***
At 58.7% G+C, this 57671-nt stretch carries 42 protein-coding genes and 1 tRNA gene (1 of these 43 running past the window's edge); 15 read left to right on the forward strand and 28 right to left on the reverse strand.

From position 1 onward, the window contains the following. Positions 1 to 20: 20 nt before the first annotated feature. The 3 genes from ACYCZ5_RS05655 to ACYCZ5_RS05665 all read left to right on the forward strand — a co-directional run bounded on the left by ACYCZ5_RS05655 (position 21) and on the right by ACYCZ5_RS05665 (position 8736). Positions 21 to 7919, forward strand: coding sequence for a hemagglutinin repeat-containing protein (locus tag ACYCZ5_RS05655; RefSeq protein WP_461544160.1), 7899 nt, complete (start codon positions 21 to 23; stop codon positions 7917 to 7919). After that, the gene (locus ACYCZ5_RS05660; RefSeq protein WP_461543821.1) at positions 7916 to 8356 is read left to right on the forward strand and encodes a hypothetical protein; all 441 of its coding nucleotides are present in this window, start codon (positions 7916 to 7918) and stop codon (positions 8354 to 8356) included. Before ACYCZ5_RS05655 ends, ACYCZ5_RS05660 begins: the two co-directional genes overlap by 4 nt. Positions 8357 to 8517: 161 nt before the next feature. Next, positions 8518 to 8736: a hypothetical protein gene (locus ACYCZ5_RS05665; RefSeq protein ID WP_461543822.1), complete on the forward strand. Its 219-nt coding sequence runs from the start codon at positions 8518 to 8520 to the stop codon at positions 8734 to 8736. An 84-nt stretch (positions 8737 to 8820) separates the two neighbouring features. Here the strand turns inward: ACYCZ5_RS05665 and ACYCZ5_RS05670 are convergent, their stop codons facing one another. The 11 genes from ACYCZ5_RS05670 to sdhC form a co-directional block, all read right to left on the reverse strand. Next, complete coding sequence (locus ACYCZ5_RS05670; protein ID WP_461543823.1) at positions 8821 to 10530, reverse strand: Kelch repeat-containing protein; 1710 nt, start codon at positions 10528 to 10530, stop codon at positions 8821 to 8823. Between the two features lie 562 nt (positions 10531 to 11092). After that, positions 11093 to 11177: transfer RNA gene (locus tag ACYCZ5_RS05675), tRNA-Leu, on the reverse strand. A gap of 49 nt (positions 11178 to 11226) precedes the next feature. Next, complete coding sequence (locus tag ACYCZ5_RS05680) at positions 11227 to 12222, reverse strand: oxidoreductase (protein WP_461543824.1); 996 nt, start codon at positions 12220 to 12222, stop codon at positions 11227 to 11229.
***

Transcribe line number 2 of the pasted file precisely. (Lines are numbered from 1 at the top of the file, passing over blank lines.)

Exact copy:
From position 1 onward, the window contains the following. Positions 1 to 20: 20 nt before the first annotated feature. The 3 genes from ACYCZ5_RS05655 to ACYCZ5_RS05665 all read left to right on the forward strand — a co-directional run bounded on the left by ACYCZ5_RS05655 (position 21) and on the right by ACYCZ5_RS05665 (position 8736). Positions 21 to 7919, forward strand: coding sequence for a hemagglutinin repeat-containing protein (locus tag ACYCZ5_RS05655; RefSeq protein WP_461544160.1), 7899 nt, complete (start codon positions 21 to 23; stop codon positions 7917 to 7919). After that, the gene (locus ACYCZ5_RS05660; RefSeq protein WP_461543821.1) at positions 7916 to 8356 is read left to right on the forward strand and encodes a hypothetical protein; all 441 of its coding nucleotides are present in this window, start codon (positions 7916 to 7918) and stop codon (positions 8354 to 8356) included. Before ACYCZ5_RS05655 ends, ACYCZ5_RS05660 begins: the two co-directional genes overlap by 4 nt. Positions 8357 to 8517: 161 nt before the next feature. Next, positions 8518 to 8736: a hypothetical protein gene (locus ACYCZ5_RS05665; RefSeq protein ID WP_461543822.1), complete on the forward strand. Its 219-nt coding sequence runs from the start codon at positions 8518 to 8520 to the stop codon at positions 8734 to 8736. An 84-nt stretch (positions 8737 to 8820) separates the two neighbouring features. Here the strand turns inward: ACYCZ5_RS05665 and ACYCZ5_RS05670 are convergent, their stop codons facing one another. The 11 genes from ACYCZ5_RS05670 to sdhC form a co-directional block, all read right to left on the reverse strand. Next, complete coding sequence (locus ACYCZ5_RS05670; protein ID WP_461543823.1) at positions 8821 to 10530, reverse strand: Kelch repeat-containing protein; 1710 nt, start codon at positions 10528 to 10530, stop codon at positions 8821 to 8823. Between the two features lie 562 nt (positions 10531 to 11092). After that, positions 11093 to 11177: transfer RNA gene (locus tag ACYCZ5_RS05675), tRNA-Leu, on the reverse strand. A gap of 49 nt (positions 11178 to 11226) precedes the next feature. Next, complete coding sequence (locus tag ACYCZ5_RS05680) at positions 11227 to 12222, reverse strand: oxidoreductase (protein WP_461543824.1); 996 nt, start codon at positions 12220 to 12222, stop codon at positions 11227 to 11229.